Keystone Financial Group
David R. Guttery
RFC, RFS, CAM
A Critical and Often Neglected Part of Risk Management
We could create the best, and most dynamic financial plan in the world, but it will fail miserably if your ability to earn an income is interrupted or lost completely. Everything that we do is predicated on the idea that you will have an income, from which you will make retirement plan contributions, and pay medical insurance premiums, mortgages, utility bills, and meet other required living expenses. Most people assume that they’ll always have an income, and hardly anyone ever stops to think about what might happen if that turned out not to be the case.
Imagine what would happen if you suffered a disability that impaired your ability to earn an income. How long would you be able to pay the mortgage and car payments using only your emergency reserves? Once the savings have been depleted, then what? Would you withdraw from your 401(k) or IRA? Sure, the 10% penalty is waived in the event of a disability, but how will you retire if you withdraw everything early? Will you liquidate a child’s 529 college savings plan in order to stave off foreclosure? And then, once those assets have been exhausted, are you ready to engage Social Security in what may be many months worth of fighting for SSDI benefits?
Before you think that it can’t happen to you, consider that 1 out of 4 people 20 years of age today will suffer a disability before they attain the age of 65, according to the Social Security Administration’s 2017 “fact sheet”. Of those disabilities, roughly 95% are caused by non work related accidents, meaning that worker’s compensation will not be there to cover that financial loss. If every plan that we put together is predicate on a 25% chance of failure due to a disability related loss of income, are you willing to assume such a risk?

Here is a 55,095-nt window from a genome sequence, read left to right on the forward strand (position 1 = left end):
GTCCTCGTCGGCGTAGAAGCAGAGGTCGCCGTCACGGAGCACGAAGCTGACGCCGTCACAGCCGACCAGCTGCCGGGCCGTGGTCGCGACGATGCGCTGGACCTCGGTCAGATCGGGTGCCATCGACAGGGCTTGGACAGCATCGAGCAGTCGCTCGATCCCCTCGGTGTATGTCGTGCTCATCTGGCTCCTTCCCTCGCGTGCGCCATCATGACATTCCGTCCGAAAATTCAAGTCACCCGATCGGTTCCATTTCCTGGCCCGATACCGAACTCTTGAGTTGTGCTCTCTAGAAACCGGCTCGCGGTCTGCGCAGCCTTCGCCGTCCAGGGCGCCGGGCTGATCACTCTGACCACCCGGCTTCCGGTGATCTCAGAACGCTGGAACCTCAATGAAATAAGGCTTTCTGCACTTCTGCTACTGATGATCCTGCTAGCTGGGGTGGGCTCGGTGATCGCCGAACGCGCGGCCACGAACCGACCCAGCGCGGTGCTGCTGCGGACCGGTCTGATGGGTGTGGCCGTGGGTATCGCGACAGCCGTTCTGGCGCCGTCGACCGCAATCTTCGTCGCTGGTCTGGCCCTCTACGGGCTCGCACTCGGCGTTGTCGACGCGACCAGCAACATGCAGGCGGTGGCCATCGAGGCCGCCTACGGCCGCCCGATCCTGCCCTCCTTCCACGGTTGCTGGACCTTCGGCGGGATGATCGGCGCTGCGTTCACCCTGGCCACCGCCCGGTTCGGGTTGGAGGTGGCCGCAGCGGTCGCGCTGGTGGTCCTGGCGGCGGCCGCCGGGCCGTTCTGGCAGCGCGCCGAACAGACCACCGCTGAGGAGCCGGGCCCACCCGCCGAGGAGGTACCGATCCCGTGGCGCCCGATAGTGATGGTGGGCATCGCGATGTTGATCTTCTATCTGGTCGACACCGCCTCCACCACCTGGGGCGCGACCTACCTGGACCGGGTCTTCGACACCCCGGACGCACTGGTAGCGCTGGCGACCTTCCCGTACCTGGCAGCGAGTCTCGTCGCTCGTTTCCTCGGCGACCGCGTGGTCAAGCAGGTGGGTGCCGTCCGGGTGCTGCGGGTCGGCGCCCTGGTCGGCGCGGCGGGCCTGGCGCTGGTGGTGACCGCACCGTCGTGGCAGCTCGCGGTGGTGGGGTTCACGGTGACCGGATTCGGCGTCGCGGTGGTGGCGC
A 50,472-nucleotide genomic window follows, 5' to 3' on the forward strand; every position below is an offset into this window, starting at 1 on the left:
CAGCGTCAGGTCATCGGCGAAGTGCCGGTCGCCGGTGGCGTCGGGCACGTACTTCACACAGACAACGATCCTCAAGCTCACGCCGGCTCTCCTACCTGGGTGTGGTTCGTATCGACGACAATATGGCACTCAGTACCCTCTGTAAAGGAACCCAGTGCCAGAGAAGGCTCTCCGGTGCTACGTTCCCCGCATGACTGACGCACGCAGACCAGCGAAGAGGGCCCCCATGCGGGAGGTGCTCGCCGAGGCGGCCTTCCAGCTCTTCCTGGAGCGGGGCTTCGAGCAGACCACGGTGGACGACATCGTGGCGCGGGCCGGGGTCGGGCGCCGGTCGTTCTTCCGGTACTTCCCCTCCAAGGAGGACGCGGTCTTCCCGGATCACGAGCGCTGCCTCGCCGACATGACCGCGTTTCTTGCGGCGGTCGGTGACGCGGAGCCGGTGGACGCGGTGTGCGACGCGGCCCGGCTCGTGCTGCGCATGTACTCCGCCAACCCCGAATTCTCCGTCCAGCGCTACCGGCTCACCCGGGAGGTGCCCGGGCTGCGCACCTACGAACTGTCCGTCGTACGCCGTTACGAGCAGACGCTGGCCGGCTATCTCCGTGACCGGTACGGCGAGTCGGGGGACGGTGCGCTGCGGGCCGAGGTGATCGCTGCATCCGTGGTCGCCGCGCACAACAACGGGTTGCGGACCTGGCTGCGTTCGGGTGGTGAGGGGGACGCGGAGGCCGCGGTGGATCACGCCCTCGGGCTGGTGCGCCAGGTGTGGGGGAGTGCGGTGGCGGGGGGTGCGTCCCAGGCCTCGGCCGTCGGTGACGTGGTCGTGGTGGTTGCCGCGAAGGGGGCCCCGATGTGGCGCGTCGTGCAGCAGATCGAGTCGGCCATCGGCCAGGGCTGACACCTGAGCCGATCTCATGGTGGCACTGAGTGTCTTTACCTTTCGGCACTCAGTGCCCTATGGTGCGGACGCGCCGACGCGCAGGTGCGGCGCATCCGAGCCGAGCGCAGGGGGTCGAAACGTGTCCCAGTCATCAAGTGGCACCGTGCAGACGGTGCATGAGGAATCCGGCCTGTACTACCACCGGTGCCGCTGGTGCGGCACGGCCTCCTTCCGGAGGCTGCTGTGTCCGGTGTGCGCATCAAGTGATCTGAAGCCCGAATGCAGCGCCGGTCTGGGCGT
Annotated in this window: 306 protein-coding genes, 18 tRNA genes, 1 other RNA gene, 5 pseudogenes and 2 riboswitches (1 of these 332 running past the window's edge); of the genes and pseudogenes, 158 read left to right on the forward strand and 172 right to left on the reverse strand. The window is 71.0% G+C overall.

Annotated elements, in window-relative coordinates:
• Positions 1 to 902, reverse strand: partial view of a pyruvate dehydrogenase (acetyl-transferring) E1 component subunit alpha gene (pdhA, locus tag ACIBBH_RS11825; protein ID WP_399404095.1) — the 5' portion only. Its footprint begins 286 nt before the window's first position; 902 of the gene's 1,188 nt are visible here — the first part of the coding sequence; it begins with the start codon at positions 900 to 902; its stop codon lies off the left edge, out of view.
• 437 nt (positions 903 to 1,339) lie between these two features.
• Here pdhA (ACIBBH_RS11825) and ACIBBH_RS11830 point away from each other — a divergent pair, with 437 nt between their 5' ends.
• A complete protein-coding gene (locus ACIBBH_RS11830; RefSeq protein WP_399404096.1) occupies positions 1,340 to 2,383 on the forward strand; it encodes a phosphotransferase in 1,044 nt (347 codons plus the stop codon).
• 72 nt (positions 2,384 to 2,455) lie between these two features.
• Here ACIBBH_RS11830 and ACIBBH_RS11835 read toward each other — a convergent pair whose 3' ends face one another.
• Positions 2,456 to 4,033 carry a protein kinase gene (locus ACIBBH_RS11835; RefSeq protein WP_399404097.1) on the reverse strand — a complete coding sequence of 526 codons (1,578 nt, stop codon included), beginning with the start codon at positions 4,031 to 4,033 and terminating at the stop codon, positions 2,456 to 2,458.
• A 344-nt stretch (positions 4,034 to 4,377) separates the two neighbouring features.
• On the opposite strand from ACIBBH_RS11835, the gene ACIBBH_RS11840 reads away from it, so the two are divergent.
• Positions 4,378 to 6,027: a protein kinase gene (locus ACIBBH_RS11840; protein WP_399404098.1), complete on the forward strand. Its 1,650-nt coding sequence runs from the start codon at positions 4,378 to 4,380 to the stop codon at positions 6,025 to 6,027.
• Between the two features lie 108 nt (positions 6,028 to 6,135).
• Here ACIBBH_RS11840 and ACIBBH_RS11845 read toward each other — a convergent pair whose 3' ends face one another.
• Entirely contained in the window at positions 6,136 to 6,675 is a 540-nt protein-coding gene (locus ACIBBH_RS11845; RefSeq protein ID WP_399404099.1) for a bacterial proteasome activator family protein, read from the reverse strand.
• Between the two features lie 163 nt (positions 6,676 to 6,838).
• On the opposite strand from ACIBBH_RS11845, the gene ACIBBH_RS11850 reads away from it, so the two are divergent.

Life insurance, major medical insurance, property insurance, and disability insurance are all important for distinctively competent reasons. One is no more or less important than the other. Consider that someone 35 years of age, earning $100,000, could lose up to $3,000,000 of pre-tax earnings if a permanent disability is suffered. That’s before any consideration is given for cost of living adjustments. We insure our homes, and our cars, and even our lives, but we often neglect to insure our capacity to earn an income, and over time, this could be the largest asset that we have.
I consistently advise my clients to address this risk through the purchase of a disability income insurance policy. The premium for such coverage will depend upon your occupational classification and health metrics, but as a rule of thumb, it generally works out to be between 2% to 4% of your income. My question is simply this, would you rather forego a fraction of your income in order to guarantee the solvency of your financial plans, and that you’ll never be without the other 98% of your income, or would you prefer to forego that opportunity, and take the risk of a disability bringing about the collapse of what you’ve worked hard to build?
Buildings are constructed from the ground up, and they all start with a solid foundation. You should too. Lastly, if you have such coverage through a guaranteed standard issue plan at work, then it’s better than not having any coverage at all, but it may not be adequate. Often, such plans are higher in expense than individual policies, and rarely offer other benefits such as partial disability coverage, catastrophic coverage, cost of living adjustments, and other benefits. If the premium for the coverage is paid by your employer, then the disability benefit itself may be taxable as income. This is a core part of our risk management practice, and I would be happy to meet with anyone for whom this is of importance to compare quotes and benefit structures.